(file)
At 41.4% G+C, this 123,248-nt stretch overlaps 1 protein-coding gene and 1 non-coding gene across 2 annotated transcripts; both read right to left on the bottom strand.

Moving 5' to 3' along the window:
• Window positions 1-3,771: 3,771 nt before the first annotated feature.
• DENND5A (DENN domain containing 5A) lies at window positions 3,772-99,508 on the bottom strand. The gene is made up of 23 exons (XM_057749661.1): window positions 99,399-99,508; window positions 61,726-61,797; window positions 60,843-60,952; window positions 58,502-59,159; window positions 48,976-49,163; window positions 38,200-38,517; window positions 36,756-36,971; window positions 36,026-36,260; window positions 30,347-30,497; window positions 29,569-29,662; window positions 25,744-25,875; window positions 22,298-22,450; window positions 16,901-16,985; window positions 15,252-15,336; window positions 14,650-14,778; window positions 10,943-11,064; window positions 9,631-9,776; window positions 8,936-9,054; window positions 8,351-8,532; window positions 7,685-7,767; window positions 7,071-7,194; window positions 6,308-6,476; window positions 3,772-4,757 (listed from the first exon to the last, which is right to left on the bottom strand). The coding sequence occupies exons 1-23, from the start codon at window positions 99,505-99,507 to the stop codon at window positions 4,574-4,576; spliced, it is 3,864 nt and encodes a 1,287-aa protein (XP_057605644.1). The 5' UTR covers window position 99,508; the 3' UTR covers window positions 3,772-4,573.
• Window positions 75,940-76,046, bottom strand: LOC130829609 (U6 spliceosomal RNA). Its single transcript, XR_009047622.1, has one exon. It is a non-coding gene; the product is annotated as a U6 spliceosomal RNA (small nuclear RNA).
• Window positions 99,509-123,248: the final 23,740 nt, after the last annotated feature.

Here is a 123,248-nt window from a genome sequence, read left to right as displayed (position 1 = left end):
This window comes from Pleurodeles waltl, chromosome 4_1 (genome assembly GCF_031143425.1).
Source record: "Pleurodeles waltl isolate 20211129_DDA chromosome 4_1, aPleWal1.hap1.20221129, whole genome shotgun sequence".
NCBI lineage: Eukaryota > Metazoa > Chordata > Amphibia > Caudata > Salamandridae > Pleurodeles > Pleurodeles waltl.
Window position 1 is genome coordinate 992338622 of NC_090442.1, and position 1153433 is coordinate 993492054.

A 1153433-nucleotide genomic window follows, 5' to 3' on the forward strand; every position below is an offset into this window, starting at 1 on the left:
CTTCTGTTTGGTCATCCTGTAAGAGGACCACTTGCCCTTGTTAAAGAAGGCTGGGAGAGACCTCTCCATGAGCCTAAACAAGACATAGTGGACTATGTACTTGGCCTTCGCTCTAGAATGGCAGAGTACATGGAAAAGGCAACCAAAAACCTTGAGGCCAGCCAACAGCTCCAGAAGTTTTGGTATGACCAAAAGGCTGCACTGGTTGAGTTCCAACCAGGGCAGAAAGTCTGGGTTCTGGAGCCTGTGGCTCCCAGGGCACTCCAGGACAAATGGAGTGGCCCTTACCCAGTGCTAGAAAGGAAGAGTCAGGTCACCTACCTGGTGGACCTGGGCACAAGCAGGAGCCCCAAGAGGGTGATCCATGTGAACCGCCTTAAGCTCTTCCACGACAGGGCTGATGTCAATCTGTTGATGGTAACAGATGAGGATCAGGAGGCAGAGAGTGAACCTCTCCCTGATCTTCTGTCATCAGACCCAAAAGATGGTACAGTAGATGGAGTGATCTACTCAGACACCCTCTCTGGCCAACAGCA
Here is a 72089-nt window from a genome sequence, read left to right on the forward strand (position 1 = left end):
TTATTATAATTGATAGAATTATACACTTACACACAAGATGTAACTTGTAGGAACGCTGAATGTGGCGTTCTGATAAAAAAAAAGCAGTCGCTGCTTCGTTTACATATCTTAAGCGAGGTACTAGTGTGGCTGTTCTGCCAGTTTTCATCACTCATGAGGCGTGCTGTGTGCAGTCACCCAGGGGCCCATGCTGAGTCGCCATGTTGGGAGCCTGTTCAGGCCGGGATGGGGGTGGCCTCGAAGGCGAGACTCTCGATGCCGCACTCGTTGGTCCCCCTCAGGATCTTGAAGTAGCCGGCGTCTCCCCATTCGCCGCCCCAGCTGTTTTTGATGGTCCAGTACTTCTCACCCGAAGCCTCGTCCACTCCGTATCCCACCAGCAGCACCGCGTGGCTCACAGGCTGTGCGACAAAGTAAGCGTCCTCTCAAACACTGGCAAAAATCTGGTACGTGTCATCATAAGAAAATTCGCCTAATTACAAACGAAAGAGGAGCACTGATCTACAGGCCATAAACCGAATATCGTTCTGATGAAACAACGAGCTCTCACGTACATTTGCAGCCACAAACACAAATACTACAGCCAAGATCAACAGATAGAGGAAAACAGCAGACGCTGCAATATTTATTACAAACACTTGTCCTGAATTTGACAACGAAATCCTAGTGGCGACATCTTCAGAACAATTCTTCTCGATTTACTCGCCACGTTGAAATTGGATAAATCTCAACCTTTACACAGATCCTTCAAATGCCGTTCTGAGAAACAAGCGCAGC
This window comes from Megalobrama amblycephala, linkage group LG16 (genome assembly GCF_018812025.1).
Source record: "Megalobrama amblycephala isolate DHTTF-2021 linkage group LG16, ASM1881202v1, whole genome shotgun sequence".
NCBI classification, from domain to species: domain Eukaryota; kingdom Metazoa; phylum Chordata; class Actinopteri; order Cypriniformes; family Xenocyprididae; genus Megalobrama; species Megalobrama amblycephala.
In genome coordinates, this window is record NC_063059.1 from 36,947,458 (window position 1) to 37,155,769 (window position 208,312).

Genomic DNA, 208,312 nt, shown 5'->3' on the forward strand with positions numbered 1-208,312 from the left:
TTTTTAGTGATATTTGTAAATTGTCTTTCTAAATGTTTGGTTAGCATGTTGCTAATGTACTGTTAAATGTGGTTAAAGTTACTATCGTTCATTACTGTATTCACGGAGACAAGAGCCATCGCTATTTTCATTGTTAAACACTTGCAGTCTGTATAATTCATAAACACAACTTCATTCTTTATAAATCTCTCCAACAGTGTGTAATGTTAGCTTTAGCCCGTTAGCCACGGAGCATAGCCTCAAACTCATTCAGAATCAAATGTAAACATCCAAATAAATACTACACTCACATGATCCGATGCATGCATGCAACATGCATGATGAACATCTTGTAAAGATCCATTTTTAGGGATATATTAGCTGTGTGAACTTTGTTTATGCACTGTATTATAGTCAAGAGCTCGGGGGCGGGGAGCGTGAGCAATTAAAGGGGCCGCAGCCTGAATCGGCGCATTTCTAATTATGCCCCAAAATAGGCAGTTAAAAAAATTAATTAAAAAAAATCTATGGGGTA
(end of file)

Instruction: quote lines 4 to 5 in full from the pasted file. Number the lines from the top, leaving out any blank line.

• DENND5A (DENN domain containing 5A) lies at window positions 3,772-99,508 on the bottom strand. The gene is made up of 23 exons (XM_057749661.1): window positions 99,399-99,508; window positions 61,726-61,797; window positions 60,843-60,952; window positions 58,502-59,159; window positions 48,976-49,163; window positions 38,200-38,517; window positions 36,756-36,971; window positions 36,026-36,260; window positions 30,347-30,497; window positions 29,569-29,662; window positions 25,744-25,875; window positions 22,298-22,450; window positions 16,901-16,985; window positions 15,252-15,336; window positions 14,650-14,778; window positions 10,943-11,064; window positions 9,631-9,776; window positions 8,936-9,054; window positions 8,351-8,532; window positions 7,685-7,767; window positions 7,071-7,194; window positions 6,308-6,476; window positions 3,772-4,757 (listed from the first exon to the last, which is right to left on the bottom strand). The coding sequence occupies exons 1-23, from the start codon at window positions 99,505-99,507 to the stop codon at window positions 4,574-4,576; spliced, it is 3,864 nt and encodes a 1,287-aa protein (XP_057605644.1). The 5' UTR covers window position 99,508; the 3' UTR covers window positions 3,772-4,573.
• Window positions 75,940-76,046, bottom strand: LOC130829609 (U6 spliceosomal RNA). Its single transcript, XR_009047622.1, has one exon. It is a non-coding gene; the product is annotated as a U6 spliceosomal RNA (small nuclear RNA).